Imagine a city street filled with two-seater electric vehicles (EVs) zipping around. A Swedish startup claims these smaller, lighter EVs could help cut congestion and toxic levels of air pollution. Uniti, which crowdfunded €1.2m (£1m) to develop the prototype of its EV, has already managed to capture the attention of Siemens.
The battle for reality is on — but who will win? Poor old reality. For tens of thousands of years humanity was pretty happy with its performance. We liked the sun, the moon and the stars, the smell of freshly cut grass and the taste of our favourite food. We touched things — real things — and it felt good. Sure, there were things we weren’t so keen on: pain, suffering, hunger, Crocs. But generally reality wasn’t bad. It did the job. Well not anymore.
If you autocomplete your work you’ll never improveI’ve always imagined that I have a natural talent for drawing, despite the fact that whenever I actually try and draw something I end up producing an ‘artwork’ that looks like the wall-scrawling of a over-enthusiastic toddler. And not the kind you can fob off as ‘naïve’. The kind you hurriedly crumple into a ball and throw in the bin before anyone else sees it, as if your brain just pooped itself all over the sheet.
Muck Rack makes it simple to find people, tweets, or articles that mention any name, keyword, company, hashtag etc. We've compiled this guide to help you make the most of your search.
Selecting a term
Start searching tweets, articles from media outlets, articles mentioned in tweets, journalists'
names, titles and bios with some suggested searches:
Companies or Topics (e.g. iPhone, Microsoft)
Phrases (e.g. "cloud computing") — use quotes to keep the terms together
Twitter handles (e.g. @username) — returns those who have mentioned or replied to
Names (e.g. "David Pogue")
Hashtags (e.g. #sxsw, #london2012)
Bio details (e.g. vegan, Olympics, father)
Muck Rack's Advanced Search allows for many boolean operators.
Find results that mention multiple specified terms, use AND or
+. For example, ensure each result contains both Elon Musk and Mark Zuckerberg by
searching Obama AND Romney or Obama + Romney.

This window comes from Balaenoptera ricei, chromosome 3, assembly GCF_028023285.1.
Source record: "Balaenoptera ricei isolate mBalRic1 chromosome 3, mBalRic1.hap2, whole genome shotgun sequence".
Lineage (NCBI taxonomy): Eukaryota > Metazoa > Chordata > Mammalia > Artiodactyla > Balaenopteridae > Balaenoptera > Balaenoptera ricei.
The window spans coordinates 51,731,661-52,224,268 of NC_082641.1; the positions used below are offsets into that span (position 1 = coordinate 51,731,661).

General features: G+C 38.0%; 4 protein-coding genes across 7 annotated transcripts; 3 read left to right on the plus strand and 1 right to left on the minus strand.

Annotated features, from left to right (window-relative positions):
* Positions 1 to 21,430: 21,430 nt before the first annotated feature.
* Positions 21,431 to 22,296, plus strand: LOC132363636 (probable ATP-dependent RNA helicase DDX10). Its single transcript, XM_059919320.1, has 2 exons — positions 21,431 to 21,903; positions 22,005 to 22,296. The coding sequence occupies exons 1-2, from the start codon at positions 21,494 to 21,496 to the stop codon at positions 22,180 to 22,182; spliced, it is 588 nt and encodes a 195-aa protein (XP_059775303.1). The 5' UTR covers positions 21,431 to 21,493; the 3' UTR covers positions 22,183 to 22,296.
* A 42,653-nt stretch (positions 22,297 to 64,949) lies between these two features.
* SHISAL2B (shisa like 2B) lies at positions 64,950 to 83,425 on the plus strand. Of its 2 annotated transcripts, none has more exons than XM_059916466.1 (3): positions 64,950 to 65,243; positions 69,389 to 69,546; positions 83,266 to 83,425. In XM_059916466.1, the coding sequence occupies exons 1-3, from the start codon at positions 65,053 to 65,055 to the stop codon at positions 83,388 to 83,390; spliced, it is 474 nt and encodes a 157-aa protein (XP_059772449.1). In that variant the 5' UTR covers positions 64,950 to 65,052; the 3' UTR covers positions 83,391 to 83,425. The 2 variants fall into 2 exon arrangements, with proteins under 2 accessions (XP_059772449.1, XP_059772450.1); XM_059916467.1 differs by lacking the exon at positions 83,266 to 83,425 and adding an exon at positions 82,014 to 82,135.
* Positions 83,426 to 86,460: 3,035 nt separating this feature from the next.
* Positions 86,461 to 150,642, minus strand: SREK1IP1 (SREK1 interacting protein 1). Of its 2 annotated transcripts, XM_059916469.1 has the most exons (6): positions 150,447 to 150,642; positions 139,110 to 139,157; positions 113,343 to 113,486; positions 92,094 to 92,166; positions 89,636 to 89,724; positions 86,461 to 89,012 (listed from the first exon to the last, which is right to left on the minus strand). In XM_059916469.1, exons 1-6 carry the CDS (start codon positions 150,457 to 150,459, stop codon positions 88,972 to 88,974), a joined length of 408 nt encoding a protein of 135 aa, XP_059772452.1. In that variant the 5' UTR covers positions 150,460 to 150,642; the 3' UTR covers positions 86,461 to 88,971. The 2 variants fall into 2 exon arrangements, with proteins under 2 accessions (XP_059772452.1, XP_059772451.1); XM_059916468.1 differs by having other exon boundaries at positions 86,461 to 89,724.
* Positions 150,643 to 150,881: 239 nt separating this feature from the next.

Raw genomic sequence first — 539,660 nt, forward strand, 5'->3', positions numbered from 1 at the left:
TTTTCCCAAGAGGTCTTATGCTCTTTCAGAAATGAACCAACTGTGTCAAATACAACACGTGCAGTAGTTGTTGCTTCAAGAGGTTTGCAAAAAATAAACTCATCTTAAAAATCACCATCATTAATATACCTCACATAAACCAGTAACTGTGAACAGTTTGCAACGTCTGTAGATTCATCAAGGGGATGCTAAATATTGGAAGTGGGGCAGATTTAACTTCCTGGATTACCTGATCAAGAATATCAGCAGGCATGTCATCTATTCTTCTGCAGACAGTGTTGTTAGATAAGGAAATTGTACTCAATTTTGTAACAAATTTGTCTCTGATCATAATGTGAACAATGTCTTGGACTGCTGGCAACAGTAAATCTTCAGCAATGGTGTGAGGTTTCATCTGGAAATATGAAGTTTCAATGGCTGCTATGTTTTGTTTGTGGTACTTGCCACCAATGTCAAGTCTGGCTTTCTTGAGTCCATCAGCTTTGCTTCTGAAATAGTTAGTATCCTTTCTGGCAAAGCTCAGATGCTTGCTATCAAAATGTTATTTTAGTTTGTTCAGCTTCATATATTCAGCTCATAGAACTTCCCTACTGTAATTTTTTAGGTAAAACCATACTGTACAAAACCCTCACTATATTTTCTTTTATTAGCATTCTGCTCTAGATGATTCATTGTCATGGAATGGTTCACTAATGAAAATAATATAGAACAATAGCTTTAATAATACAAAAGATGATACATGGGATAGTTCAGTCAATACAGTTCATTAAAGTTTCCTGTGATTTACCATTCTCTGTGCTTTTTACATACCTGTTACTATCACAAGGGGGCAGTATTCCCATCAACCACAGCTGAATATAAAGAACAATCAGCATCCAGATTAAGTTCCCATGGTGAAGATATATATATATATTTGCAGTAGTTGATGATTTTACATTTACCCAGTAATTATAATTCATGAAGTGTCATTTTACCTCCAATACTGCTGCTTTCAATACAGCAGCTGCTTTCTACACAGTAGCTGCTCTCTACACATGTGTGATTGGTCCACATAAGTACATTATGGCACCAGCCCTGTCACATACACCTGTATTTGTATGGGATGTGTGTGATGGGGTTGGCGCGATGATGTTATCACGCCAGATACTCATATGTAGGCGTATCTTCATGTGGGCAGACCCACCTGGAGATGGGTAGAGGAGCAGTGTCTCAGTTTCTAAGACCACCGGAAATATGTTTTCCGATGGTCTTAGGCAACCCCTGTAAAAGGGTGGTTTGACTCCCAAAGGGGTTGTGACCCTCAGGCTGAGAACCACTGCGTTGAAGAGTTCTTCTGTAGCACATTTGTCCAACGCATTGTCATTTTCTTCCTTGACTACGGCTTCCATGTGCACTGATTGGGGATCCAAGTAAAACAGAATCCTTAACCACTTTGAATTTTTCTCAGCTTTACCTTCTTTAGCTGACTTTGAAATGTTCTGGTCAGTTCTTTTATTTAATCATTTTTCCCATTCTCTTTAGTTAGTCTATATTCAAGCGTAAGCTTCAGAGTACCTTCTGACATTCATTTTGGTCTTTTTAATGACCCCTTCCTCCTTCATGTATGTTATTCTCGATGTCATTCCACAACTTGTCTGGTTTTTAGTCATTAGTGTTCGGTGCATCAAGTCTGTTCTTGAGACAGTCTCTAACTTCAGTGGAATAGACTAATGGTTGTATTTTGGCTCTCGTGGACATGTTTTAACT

Use the operators OR or , to broaden your search when you'd like either of
multiple terms to appear in results. (This is the default behavior of our search when no operators
are used.) For example, search for democrat OR republican to find results that refer to
Democrats and/or Republicans.
Use NOT or - to subtract results from your search. For
example, searching Disney will yield results about the Walt Disney Company as well as Walt Disney
World Resort. To exclude mentions of Disney World, search for Disney -World or Disney
When using one of these operators with a phrase, enclose it in quotation marks. For example, you can
find results about smartphones excluding Apple's iPhone 4S by searching smartphone -"iPhone
Exact case matching or punctuation
If you're searching for a brand name or keyword that relies on specific punctuation marks or capitalization, you can
find results that match your exact query by adding matchcase: before the keyword you're searching for, like matchcase:E*TRADE .
Use parentheses to separate multiple
boolean phrases. For example, to find journalists talking about having fun in Disney World or
Disneyland, search for ("disney world" OR disneyland) AND fun.
An asterisk can be used to search for any variation of a root word truncated by the asterisk. For example, searching for admin* will return results for administrator, administration, administer, administered, etc.
A near operator is an AND operator where you can control the distance between the words. You can vary the distance the near operation uses by adding a forward slash and number (between 0-99) such as strawberries NEAR/10 "whipped cream", which means the strawberries must exist within 10 words of "whipped cream".